Editor: A&C Black
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Leisured Resistance by Michael Dewar Summary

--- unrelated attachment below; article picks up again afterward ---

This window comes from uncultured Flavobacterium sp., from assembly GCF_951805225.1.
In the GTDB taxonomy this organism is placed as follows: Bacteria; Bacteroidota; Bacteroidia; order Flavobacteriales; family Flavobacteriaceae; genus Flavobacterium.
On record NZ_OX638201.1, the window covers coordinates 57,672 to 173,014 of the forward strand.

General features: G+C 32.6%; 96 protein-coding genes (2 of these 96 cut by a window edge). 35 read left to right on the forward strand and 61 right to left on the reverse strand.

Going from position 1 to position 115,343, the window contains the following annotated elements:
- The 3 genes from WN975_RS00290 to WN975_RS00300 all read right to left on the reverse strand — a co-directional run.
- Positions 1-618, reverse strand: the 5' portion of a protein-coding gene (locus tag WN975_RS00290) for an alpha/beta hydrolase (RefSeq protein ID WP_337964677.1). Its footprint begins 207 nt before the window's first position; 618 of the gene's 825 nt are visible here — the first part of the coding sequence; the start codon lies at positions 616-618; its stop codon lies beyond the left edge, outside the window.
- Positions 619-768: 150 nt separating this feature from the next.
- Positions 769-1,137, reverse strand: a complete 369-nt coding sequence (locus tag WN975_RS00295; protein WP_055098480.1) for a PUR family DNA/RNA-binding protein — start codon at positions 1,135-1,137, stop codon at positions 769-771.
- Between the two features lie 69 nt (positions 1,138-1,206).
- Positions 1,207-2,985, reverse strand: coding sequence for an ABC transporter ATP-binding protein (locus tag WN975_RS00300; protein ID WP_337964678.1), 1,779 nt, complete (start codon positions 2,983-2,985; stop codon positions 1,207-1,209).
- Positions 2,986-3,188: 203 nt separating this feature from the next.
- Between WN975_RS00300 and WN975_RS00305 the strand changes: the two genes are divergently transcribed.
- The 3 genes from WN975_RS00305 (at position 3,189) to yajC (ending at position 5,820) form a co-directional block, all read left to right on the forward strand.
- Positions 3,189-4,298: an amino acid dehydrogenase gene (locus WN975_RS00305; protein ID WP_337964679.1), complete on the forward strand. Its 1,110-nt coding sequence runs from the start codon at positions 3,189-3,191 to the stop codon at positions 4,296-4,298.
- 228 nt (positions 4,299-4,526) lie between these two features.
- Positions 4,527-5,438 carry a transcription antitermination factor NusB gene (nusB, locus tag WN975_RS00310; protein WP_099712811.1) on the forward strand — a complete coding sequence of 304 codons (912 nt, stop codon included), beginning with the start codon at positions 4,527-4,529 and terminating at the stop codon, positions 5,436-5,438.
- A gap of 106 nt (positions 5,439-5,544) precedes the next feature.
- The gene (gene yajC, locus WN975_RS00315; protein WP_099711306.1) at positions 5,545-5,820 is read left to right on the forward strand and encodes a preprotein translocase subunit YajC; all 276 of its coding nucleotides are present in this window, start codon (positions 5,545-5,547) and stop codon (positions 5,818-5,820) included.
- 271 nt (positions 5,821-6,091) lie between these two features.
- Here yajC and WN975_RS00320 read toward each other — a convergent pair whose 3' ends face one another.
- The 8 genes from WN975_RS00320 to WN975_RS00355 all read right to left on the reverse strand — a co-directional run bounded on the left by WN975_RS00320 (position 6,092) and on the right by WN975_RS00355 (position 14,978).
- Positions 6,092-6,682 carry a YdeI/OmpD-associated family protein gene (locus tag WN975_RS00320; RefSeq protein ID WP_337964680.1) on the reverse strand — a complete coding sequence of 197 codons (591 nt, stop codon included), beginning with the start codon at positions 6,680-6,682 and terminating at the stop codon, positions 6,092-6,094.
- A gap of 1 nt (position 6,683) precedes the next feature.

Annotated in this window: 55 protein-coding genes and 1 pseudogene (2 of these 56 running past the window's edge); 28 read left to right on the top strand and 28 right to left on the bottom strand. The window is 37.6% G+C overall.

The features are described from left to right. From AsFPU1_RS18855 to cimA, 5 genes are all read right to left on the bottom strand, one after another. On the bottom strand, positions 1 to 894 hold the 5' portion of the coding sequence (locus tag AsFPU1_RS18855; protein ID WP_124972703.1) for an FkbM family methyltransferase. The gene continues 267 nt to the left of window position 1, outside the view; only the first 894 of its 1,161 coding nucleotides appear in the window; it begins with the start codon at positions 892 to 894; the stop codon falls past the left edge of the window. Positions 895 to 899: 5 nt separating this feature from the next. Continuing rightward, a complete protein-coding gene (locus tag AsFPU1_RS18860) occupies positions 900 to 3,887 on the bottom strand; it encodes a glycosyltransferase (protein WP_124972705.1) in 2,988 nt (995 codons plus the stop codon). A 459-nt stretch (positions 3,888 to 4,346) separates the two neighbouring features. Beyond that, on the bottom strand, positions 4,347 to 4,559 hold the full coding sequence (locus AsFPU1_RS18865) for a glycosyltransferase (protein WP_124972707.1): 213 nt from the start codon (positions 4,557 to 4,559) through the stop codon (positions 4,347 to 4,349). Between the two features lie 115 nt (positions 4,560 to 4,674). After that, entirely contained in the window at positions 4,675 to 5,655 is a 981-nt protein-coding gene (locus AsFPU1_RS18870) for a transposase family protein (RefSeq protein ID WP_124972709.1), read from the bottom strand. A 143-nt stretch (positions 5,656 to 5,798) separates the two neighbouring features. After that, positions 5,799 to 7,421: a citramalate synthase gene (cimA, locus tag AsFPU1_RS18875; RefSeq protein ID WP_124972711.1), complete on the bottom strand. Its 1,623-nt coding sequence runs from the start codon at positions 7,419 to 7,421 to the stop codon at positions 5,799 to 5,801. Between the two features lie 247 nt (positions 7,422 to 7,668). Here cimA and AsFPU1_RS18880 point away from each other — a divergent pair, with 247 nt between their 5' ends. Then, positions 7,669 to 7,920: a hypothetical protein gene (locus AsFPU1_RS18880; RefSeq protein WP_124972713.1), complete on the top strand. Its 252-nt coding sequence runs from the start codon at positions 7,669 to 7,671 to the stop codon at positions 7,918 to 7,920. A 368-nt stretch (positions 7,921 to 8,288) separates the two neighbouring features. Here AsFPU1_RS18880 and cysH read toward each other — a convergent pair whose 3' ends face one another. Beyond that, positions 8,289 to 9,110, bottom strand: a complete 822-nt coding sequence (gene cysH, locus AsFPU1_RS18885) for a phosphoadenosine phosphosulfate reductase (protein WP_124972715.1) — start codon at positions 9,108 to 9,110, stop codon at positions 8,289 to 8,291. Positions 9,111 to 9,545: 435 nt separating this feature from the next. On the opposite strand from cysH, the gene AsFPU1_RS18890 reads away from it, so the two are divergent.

Leisured Resistance examines the varied ways in which cultured Roman aristocrats, of very different periods, used their country estates as a political and literary tool. While for some the villas were retreats in which to compose literature and to escape from politics, others adapted this same tradition of cultured otium (or deliberate retirement from everyday politics) to present radical and competing visions of society and literature alike. Examining in-depth sources from both prose and verse from the time of Cicero to the last centuries of the Roman Empire in the west, the title demonstrates how the traditional image of the Roman aristocrat on his country estate was politically and socially very flexible: allowing authors, as times and circumstances changed, to present themselves or their patrons and friends as being in retreat from politics, or alternatively, as providing a focus for political opposition through the deliberate embracing of cultural values and schools of philosophy that offered resistance to prevailing political orthodoxy. The title ends by exploring how this tradition was adapted in the greatly changed world of the barbarian-ruled kingdoms that replaced direct Roman rule in Gaul in the fifth and sixth centuries.